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Giant Cell Arteritis Study

Newsdate: 17 March 2015

Giant cell arteritis (GCA) is a condition in which medium and large arteries, usually in the head and neck, become inflamed. It's sometimes called temporal arteritis because it is the arteries around the temples are usually affected.

The condition is one of the most common types of inflammation of the arteries and veins (vasculitis). Symptoms of giant cell arteritis include aching and soreness in and around the temple, jaw muscle pain while eating and vision loss. In many cases the condition would be associated with significant stiffness and pain in the shoulders and thighs. These can often develop suddenly, but may follow vague symptoms such as weight loss and prolonged tiredness.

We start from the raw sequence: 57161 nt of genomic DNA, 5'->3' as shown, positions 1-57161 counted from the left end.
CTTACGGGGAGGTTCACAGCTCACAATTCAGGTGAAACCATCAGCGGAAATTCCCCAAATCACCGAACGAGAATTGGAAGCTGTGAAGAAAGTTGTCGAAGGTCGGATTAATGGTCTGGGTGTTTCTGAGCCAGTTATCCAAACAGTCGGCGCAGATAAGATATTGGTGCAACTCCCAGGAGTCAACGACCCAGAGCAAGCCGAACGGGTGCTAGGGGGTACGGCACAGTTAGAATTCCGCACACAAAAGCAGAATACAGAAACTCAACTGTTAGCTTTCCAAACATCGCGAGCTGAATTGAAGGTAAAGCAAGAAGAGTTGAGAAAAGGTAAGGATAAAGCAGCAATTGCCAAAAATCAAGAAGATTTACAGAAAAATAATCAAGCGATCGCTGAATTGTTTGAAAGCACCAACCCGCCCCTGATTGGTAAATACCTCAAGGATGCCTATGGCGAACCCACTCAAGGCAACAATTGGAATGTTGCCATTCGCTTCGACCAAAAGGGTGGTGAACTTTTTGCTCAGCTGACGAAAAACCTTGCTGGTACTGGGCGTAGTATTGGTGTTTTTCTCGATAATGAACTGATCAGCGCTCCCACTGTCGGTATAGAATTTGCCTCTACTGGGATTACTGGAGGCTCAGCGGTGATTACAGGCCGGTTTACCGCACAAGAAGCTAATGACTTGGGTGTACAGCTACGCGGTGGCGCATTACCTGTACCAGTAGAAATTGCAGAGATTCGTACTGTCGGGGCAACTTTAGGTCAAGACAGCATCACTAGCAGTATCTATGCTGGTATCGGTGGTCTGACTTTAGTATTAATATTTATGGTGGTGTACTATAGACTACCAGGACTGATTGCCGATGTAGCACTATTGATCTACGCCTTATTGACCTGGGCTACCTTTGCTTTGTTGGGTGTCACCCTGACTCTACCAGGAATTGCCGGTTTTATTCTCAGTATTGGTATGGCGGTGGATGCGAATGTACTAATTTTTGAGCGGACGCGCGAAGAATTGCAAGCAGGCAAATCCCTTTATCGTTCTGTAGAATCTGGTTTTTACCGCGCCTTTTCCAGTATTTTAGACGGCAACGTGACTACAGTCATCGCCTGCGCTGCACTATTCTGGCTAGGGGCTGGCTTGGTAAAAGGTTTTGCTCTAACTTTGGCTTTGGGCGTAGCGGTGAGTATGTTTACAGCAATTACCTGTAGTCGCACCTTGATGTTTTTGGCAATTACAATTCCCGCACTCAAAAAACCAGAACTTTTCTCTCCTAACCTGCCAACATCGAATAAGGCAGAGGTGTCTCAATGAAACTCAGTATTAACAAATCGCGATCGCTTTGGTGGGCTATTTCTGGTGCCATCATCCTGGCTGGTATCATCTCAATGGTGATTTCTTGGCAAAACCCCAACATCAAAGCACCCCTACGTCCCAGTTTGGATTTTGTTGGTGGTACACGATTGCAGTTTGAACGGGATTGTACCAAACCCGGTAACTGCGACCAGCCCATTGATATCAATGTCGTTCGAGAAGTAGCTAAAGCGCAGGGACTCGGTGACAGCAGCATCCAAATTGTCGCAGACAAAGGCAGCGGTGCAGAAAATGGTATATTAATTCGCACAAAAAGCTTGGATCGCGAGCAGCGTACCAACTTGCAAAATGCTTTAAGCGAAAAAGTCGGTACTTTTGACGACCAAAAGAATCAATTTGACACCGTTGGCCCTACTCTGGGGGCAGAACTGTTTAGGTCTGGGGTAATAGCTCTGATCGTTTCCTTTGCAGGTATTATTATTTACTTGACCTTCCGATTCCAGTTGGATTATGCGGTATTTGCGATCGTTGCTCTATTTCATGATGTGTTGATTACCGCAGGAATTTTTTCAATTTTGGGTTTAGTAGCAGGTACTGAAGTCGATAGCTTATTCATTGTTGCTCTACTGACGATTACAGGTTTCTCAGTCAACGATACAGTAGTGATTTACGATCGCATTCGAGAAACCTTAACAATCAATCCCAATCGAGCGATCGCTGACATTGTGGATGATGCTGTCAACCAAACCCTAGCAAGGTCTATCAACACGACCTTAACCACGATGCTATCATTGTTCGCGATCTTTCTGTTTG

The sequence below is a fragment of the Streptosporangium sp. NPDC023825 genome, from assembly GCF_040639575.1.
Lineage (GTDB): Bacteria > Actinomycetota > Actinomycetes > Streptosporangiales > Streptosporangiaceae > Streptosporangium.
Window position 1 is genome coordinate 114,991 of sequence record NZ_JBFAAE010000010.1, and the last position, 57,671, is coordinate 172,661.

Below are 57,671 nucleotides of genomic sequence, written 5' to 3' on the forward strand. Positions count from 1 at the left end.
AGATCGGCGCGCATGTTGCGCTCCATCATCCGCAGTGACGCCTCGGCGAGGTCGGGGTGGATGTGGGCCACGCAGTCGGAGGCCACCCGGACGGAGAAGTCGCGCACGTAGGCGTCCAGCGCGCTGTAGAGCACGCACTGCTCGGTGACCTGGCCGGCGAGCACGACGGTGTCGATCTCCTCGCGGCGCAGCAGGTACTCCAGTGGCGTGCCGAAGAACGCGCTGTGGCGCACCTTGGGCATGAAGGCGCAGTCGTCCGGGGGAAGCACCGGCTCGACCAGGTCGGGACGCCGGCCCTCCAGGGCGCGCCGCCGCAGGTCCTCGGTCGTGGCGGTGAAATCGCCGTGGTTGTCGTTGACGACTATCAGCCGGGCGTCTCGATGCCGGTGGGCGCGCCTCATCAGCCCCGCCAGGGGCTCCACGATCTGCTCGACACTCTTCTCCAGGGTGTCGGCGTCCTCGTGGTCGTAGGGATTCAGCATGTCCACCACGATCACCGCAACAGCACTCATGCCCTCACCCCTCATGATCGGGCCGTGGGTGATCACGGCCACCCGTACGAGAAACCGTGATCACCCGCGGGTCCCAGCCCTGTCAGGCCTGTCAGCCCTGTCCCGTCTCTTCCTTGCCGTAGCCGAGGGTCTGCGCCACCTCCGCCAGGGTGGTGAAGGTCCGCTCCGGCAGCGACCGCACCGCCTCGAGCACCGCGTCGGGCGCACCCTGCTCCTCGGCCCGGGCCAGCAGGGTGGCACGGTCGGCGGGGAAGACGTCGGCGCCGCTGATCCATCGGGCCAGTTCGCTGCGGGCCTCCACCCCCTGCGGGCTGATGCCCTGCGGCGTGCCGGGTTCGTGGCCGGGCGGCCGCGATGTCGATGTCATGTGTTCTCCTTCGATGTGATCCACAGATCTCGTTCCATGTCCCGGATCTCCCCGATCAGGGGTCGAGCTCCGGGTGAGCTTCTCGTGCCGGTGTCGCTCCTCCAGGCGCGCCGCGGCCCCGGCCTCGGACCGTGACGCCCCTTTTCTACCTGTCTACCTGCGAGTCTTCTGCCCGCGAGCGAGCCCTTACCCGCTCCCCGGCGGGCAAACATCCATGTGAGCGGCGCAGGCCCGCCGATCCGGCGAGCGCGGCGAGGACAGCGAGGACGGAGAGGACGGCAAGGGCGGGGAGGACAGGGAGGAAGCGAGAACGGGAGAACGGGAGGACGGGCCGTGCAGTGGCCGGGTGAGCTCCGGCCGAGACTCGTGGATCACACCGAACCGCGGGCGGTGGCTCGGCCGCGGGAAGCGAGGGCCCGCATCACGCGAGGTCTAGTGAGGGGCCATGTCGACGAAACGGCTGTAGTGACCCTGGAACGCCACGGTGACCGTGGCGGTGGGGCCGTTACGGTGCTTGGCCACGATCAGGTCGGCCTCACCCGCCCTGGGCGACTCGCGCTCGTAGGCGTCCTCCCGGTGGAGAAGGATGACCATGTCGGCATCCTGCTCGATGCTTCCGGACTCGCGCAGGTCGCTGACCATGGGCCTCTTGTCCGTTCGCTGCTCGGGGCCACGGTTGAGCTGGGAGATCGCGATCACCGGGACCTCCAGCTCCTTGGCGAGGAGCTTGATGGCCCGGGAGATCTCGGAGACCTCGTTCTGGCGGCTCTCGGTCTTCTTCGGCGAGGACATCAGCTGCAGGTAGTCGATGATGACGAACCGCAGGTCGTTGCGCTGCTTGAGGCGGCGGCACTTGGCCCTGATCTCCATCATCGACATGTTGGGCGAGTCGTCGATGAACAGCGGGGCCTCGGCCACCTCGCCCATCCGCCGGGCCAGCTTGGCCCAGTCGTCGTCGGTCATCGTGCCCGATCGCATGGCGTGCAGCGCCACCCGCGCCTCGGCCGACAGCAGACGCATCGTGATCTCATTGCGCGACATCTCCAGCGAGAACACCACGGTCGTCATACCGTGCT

The Research and Development Department at Wrightington, Wigan and Leigh NHS FT are investigating a new treatment for GCA and are seeking interested patients. This treatment, headed by Dr Chattopadhyay – Consultant Rheumatologist, is for patients who are suffering a relapse of their condition and are aged 50 and over.

If you are interested in getting involved please call the Research Team at Wrightington Hospital on 01257 488264.